CM: Fitness helps calm me down – giving instructions all day to kids can be trying! It’s really nice to go to a class after work and follow instructions for a change. I really enjoy doing fitness with others because you can reflect on the experience afterwards. I think that being an active person can shift how people think of those who are Type 1, which is different from Type 2 Diabetes. People are often unaware of this and want to compare me to their sick elderly relatives. I try not to be offended by this because I know that they are simply trying to relate to me. Still, it can get frustrating.


5. CW: Do you have any words of wisdom for people looking for inspiration to start their fitness journey, or who are struggling with a lifestyle-changing diagnosis?

CM: Do something active every day. No excuses. It doesn’t matter what, but make sure you do something! Try all different kinds of fitness so you know what you like best. Once you do, you’ll become addicted to the endorphins!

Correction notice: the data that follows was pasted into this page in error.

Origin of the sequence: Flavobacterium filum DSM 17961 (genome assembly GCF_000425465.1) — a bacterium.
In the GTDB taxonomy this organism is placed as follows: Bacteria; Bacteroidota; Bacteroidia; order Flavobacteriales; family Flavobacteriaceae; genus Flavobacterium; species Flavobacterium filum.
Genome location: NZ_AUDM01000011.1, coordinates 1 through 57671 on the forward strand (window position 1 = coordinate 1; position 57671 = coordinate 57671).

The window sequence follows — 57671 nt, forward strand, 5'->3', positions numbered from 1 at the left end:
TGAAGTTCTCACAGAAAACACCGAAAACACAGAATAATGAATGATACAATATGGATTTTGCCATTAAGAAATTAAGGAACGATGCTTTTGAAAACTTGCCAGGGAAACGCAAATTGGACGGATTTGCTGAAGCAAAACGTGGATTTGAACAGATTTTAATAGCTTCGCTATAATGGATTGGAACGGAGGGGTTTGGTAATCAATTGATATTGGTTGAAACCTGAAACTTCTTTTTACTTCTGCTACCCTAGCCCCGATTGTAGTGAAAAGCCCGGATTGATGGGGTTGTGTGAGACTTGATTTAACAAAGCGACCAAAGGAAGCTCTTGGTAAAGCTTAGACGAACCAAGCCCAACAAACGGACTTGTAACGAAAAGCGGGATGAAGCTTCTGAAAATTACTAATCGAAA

6. CW: What is your next fitness goal and what are you doing to achieve it?

CM: I went to a Muay Thai class for the first time and it kicked my butt! But it was fun and I felt proud for getting through pretty well considering how challenging it was. I would like to try some different fitness/activity classes to expand my horizons. I’m thinking fencing could be cool…


7. CM: Anything else you would like to add?

CM: I think people often go off the deep end into restrictive diets when they don’t have to. I think this is a shame because 1) Eating is one of life’s greatest pleasures, and 2) Why restrict yourself when you don’t have to? People who actually need to cut out foods for medical reasons would just think that’s bonkers.

“Just eat everything” – My Mom.

CW: Mom’s words are the perfect note to end on. Thank you for sharing your experiences with us and for your candour. You have certainly inspired us and we hope that your story encourages others to go out and lead healthier, active lives without feeling limited by anything.

Eating is one of life’s greatest pleasures


Diabetes affects the lives of millions of Canadians and remains undiagnosed in about 20% of people living with the disease. To learn more about diabetes, its symptoms and what you can do to help, please visit The Canadian Diabetes Association.

There is no shame admitting that you have an eating disorder. If you are struggling, please visit the National Eating Disorder Information Centre for assistance.